This tool is super useful for brainstorming, but it also works well when you're absolutely stuck on a design and don't know where to go from there. When you're in this situation, it might be time to kill one of your darlings and see where the design can go from there.
As you may have noticed so far, I often take well-established tools and just make them my own. I pick and choose whatever works for me. My criteria is mainly that whatever tool I end up with, they act as these thought machines that I can run ideas through and eventually produce results.
Concept → Filter through your tool → New concept
As an exercise, try to build a tool that would will you to find variants on concepts that you are very attached to in your current game. Use it.
People cannot play your ideas. People cannot play your writing. People can only play your games and that's the only way to get to the truth of your design.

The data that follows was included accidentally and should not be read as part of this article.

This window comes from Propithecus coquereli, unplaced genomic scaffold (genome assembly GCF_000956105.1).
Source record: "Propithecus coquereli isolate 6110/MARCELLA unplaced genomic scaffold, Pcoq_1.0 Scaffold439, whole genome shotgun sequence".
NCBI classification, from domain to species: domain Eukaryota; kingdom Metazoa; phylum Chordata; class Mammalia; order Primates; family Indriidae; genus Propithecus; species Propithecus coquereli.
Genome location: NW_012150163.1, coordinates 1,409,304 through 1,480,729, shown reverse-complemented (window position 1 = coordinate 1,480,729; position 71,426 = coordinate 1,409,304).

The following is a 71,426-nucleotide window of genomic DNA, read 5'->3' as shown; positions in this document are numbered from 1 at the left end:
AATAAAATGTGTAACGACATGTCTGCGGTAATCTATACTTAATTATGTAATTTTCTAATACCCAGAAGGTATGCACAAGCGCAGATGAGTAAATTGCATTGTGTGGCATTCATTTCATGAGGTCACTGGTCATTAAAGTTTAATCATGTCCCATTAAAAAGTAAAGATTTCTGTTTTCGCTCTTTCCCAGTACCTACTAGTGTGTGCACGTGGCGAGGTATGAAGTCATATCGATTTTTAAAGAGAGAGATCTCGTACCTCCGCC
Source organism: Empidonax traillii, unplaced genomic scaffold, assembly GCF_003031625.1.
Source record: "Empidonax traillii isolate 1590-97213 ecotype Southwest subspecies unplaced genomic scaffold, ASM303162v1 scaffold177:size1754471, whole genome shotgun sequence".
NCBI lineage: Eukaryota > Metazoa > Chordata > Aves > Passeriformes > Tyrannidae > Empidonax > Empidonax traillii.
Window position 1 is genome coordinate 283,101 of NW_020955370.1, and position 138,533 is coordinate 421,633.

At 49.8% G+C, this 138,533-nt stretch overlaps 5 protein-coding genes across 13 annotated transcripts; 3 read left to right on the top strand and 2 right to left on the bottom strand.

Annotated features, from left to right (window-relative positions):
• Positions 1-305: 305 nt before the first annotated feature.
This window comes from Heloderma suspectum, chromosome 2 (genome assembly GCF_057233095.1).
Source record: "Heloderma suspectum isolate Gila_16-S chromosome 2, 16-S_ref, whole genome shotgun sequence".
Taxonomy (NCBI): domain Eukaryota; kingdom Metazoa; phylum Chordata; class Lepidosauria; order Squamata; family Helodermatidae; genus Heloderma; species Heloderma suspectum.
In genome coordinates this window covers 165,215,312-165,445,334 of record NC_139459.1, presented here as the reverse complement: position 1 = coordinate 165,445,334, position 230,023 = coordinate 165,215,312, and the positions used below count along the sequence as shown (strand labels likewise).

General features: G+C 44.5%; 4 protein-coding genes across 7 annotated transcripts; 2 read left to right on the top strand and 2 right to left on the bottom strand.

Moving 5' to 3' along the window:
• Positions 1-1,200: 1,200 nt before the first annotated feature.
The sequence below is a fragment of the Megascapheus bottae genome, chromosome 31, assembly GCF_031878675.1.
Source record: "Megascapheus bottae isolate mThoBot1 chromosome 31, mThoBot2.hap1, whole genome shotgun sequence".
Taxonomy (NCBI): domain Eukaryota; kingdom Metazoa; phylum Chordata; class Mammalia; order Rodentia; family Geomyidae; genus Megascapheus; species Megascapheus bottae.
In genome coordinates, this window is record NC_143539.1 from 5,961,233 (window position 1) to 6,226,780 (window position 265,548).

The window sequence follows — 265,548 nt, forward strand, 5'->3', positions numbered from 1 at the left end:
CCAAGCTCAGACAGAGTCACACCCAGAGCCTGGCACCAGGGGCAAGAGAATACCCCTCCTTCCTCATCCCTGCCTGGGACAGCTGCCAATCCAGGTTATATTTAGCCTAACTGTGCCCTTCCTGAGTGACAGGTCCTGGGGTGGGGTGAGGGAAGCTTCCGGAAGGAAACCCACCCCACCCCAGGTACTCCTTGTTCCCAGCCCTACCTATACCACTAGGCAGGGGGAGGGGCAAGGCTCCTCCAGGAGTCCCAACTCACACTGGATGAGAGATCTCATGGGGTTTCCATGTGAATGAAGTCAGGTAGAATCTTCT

If you don't have the technical skills and are working alone, it's time for you to change that. If you're working in a team and programmers can help you out, find ways to let them get your ideas on the screen quick. If production doesn't allow it, push for it, it's your job.
In the end, really, the tool you choose doesn't matter. The goal is being able to make your ideas playable, test them out and iterate on them quickly. "A few minutes to hours", quickly.
One practice that helps is to apply yourself, organize your prototypes and name them correctly. You will then have reusable projects and blocks that you can copy-paste from one project to the other. It won't be pretty, but it doesn't matter : focus on communicating your ideas and making them playable!
Let me finish by reminding you of one core principle : it's all about work. Ideas are just one part of the process. You need to develop tools that will allow you to pin them down, communicate them and be flexible enough to iterate and pivot as necessary.
If you read this without pen and paper, you missed the point. See you next article.